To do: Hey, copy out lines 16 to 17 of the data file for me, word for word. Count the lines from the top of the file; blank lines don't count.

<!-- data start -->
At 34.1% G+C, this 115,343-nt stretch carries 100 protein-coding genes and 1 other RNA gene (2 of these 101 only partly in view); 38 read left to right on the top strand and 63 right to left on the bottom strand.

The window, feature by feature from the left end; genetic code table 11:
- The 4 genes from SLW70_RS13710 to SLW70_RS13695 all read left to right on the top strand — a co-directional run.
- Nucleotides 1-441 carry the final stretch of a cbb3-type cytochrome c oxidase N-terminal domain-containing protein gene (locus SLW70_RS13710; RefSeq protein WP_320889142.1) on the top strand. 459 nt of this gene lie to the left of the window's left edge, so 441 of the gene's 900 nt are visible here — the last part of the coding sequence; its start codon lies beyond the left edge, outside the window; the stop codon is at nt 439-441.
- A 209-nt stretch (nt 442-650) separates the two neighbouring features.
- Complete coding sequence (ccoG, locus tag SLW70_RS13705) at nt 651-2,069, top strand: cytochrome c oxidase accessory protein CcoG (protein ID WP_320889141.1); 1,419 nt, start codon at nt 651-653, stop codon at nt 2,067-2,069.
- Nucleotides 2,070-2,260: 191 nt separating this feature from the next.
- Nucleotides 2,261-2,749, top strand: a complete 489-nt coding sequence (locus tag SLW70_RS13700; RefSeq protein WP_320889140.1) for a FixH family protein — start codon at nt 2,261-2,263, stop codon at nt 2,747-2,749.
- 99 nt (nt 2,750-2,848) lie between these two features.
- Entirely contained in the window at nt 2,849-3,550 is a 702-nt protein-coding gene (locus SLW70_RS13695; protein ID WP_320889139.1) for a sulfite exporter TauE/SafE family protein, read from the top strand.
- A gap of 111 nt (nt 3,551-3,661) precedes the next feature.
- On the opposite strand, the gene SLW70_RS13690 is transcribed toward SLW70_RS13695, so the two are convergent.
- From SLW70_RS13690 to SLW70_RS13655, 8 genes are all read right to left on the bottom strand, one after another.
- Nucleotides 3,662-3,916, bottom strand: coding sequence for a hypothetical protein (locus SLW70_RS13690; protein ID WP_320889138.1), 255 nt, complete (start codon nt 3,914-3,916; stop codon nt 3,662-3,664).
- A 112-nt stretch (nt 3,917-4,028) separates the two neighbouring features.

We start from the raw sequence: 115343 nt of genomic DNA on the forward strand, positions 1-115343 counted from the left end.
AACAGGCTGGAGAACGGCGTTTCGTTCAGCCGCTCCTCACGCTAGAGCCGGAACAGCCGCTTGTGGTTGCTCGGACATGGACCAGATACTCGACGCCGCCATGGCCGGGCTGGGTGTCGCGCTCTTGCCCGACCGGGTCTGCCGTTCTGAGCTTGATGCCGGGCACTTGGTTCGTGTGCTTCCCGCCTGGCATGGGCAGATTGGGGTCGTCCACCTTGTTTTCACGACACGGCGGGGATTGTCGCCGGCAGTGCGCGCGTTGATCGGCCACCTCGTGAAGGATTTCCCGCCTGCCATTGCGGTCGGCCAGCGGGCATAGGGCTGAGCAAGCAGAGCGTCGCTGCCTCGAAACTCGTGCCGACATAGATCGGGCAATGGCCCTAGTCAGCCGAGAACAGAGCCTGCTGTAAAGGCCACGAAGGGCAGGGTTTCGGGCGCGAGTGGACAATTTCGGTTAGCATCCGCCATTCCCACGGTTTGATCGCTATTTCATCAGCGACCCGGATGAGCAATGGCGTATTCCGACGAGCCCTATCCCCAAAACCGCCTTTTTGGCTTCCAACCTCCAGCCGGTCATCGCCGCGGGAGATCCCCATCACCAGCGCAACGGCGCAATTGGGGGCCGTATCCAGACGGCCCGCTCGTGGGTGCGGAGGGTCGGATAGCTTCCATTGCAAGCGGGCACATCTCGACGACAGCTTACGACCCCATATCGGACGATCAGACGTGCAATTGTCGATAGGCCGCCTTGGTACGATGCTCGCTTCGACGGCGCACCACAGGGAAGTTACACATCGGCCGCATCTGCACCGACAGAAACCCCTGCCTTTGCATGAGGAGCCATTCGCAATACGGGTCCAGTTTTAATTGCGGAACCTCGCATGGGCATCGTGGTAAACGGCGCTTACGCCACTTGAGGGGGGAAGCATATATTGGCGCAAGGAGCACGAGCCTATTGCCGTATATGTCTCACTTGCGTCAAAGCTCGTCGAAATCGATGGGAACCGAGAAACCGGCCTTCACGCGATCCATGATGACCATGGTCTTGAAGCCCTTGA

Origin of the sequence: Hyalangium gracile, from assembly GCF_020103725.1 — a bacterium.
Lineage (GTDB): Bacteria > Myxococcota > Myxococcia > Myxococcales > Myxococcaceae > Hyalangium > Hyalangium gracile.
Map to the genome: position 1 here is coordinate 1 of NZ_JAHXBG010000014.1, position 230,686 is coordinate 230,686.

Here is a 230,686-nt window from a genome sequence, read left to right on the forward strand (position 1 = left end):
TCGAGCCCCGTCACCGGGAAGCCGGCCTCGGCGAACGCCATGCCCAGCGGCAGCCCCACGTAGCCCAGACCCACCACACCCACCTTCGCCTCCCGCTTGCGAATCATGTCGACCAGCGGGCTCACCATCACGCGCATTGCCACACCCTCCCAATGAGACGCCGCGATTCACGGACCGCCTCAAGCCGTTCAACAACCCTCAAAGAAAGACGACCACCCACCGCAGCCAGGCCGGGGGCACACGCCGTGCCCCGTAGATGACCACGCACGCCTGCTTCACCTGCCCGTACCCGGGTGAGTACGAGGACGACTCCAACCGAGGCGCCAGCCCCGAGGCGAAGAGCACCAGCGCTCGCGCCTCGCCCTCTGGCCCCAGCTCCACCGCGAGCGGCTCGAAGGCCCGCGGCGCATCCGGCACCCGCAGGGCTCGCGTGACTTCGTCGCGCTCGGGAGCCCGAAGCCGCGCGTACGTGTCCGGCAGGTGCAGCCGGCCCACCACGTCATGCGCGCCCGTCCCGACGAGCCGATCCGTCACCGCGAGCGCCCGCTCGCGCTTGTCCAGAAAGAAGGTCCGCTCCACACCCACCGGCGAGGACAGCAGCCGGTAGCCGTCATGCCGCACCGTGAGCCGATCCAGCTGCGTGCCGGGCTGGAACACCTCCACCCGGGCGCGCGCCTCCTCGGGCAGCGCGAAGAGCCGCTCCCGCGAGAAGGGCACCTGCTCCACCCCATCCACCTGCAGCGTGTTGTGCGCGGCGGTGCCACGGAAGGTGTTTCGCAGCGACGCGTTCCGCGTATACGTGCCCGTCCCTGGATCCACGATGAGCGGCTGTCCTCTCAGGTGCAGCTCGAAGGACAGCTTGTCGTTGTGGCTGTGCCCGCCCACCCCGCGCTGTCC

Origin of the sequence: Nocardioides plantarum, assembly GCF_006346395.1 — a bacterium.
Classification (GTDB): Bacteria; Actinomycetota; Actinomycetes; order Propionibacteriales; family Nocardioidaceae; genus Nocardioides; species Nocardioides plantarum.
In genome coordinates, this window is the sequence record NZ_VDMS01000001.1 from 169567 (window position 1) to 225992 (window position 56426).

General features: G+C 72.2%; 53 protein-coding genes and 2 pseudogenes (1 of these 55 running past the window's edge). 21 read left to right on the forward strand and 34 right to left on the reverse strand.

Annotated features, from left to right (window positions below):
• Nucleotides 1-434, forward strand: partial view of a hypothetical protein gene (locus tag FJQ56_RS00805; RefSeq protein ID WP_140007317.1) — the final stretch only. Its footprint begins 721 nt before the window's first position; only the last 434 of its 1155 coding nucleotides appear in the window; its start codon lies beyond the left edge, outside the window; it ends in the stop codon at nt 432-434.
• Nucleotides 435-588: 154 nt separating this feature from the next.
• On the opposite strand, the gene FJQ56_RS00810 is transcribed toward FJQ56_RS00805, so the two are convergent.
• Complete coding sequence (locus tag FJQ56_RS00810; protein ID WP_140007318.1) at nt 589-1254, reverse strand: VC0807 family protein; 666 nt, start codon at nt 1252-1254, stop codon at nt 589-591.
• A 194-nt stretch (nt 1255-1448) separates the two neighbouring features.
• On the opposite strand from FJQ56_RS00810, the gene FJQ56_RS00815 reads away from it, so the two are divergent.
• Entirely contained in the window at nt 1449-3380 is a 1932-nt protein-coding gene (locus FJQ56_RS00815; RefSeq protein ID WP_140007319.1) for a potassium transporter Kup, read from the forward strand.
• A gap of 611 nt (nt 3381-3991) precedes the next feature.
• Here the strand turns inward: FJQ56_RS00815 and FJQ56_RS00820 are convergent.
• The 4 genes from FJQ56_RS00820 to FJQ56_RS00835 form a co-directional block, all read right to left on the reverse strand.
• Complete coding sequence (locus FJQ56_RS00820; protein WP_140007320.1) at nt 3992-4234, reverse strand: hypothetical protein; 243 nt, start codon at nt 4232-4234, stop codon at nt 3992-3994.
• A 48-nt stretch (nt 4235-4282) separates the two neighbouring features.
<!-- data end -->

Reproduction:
We start from the raw sequence: 115343 nt of genomic DNA on the forward strand, positions 1-115343 counted from the left end.
AACAGGCTGGAGAACGGCGTTTCGTTCAGCCGCTCCTCACGCTAGAGCCGGAACAGCCGCTTGTGGTTGCTCGGACATGGACCAGATACTCGACGCCGCCATGGCCGGGCTGGGTGTCGCGCTCTTGCCCGACCGGGTCTGCCGTTCTGAGCTTGATGCCGGGCACTTGGTTCGTGTGCTTCCCGCCTGGCATGGGCAGATTGGGGTCGTCCACCTTGTTTTCACGACACGGCGGGGATTGTCGCCGGCAGTGCGCGCGTTGATCGGCCACCTCGTGAAGGATTTCCCGCCTGCCATTGCGGTCGGCCAGCGGGCATAGGGCTGAGCAAGCAGAGCGTCGCTGCCTCGAAACTCGTGCCGACATAGATCGGGCAATGGCCCTAGTCAGCCGAGAACAGAGCCTGCTGTAAAGGCCACGAAGGGCAGGGTTTCGGGCGCGAGTGGACAATTTCGGTTAGCATCCGCCATTCCCACGGTTTGATCGCTATTTCATCAGCGACCCGGATGAGCAATGGCGTATTCCGACGAGCCCTATCCCCAAAACCGCCTTTTTGGCTTCCAACCTCCAGCCGGTCATCGCCGCGGGAGATCCCCATCACCAGCGCAACGGCGCAATTGGGGGCCGTATCCAGACGGCCCGCTCGTGGGTGCGGAGGGTCGGATAGCTTCCATTGCAAGCGGGCACATCTCGACGACAGCTTACGACCCCATATCGGACGATCAGACGTGCAATTGTCGATAGGCCGCCTTGGTACGATGCTCGCTTCGACGGCGCACCACAGGGAAGTTACACATCGGCCGCATCTGCACCGACAGAAACCCCTGCCTTTGCATGAGGAGCCATTCGCAATACGGGTCCAGTTTTAATTGCGGAACCTCGCATGGGCATCGTGGTAAACGGCGCTTACGCCACTTGAGGGGGGAAGCATATATTGGCGCAAGGAGCACGAGCCTATTGCCGTATATGTCTCACTTGCGTCAAAGCTCGTCGAAATCGATGGGAACCGAGAAACCGGCCTTCACGCGATCCATGATGACCATGGTCTTGAAGCCCTTGA